The plans call for 4" (scale) channel for the X-bracing on the HP legs. The outside braces are longer than the inner. I was able to cut 3 pieces from each length of channel included in the kit. There are 12 inner and 12 outer pieces needed equaling 8 pieces of channel. Unfortunately the kit included 6. I tried to glue scraps together, and got two more, but I'm still 2 pieces short. Annoying. I'm finding other shortages... check valves, Nozzles. I can order them, but their shipping costs are steep. I'm going to call and see if they'll replace parts since this is a kit. I glued the pieces together using scrap ABS as a spline.
I stopped work on the HP tanks and got back to the big tank.
The stair glued reasonably well and I fixed any loose ones with med CA.
Again, I'm annoyed by the kit. It did not include any specific stair railings where the stanchions are perpendicular to the treads, not the ground. I installed the rails I have which are horizontal rails. I'm not happy with this. Naval "ladders" have this kind of railings, but I'm not so sure about refinery tankage. It also makes terminating the rail at the tops and bottoms more troublesome.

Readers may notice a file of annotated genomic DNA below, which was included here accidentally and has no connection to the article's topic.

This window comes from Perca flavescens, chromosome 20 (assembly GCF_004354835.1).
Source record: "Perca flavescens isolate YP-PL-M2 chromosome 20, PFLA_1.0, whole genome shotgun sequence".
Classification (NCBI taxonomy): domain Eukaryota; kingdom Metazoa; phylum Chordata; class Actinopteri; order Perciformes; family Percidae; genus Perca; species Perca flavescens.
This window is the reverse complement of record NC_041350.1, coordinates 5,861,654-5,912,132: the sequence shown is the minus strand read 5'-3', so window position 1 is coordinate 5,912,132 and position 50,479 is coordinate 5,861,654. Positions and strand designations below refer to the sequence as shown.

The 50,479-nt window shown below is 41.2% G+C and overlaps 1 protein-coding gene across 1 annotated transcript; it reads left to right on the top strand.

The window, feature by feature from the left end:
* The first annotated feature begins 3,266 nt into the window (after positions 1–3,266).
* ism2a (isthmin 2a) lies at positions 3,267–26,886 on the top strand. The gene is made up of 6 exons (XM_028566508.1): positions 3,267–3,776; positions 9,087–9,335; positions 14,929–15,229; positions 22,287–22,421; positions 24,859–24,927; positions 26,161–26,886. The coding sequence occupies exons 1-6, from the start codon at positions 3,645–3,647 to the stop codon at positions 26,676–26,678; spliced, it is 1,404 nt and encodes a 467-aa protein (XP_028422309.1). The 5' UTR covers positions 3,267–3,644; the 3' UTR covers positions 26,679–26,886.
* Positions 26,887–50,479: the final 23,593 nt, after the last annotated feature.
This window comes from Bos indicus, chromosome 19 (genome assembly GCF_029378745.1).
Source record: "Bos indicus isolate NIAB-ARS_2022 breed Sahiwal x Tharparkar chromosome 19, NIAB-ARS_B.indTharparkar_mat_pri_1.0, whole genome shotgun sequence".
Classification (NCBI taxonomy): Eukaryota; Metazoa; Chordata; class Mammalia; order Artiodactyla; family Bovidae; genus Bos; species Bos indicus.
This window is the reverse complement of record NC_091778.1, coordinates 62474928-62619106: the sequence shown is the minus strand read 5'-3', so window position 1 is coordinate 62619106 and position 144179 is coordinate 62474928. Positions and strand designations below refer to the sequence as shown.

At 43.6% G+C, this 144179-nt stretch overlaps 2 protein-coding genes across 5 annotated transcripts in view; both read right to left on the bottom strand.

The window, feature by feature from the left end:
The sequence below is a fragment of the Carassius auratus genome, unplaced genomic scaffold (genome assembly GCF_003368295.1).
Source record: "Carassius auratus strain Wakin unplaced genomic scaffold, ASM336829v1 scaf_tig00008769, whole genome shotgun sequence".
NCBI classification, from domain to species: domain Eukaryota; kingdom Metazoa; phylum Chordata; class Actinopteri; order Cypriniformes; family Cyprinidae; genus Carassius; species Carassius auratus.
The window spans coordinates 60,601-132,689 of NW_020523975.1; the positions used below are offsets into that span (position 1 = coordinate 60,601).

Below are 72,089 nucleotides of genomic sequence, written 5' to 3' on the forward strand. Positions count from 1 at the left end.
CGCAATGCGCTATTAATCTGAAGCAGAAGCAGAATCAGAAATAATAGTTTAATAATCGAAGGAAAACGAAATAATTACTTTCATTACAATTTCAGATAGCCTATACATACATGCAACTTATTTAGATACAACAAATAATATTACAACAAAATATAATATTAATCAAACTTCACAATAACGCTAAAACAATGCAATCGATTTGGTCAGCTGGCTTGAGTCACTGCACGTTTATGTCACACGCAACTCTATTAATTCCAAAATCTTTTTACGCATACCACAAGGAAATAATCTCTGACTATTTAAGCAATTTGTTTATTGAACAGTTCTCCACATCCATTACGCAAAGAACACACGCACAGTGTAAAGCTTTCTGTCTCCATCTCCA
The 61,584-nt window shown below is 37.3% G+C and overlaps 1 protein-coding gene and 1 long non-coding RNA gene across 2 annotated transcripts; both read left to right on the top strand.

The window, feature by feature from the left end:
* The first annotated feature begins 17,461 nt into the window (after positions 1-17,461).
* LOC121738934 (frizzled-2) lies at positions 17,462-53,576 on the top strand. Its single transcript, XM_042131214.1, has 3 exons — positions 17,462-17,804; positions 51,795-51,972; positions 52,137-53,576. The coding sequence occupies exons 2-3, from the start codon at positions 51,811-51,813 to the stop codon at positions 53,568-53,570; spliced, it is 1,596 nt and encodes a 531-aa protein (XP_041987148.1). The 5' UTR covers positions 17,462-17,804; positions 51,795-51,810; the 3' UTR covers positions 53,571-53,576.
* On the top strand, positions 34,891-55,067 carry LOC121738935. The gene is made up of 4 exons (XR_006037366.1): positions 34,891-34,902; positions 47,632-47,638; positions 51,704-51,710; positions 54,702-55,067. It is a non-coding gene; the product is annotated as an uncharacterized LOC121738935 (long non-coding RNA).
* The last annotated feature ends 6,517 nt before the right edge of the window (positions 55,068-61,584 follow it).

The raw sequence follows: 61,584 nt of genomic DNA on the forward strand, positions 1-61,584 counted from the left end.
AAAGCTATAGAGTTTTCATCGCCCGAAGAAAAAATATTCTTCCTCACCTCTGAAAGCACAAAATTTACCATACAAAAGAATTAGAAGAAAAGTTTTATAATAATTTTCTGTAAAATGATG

The tank stair starts and ends with platforms. I'm making them conform to the tanks curve by again sticking adhesive sand paper to the tank and sanding the final curve there. I'm putting an ABA angle frame underneath and holding them up with diagonal braces. There will be railings on both. I notched the ABS angle to get it to curve.
Here's the finished bottom platform waiting for the railing. I may need a step or two the platform bottom since that looks like a pretty steep first sep.
Tomorrow (after exercising) I'll finish the big tank and get back to putting legs under the HP spheres. I have to build a lot of pipe racks, add details to the heat, build the flare, figure out how to build a cooling tower and then design and build the ops building. For fencing, I'm going to use brass wire with bridal tulle, AND the jig that came with the Brennen Chain Link Fence model I bought and built for the substation. Brass wire is much easier to handle than the steel included with Brennen. But there's light at the end of this tunnel and it's not a headlight from on an onrushing 4-8-4.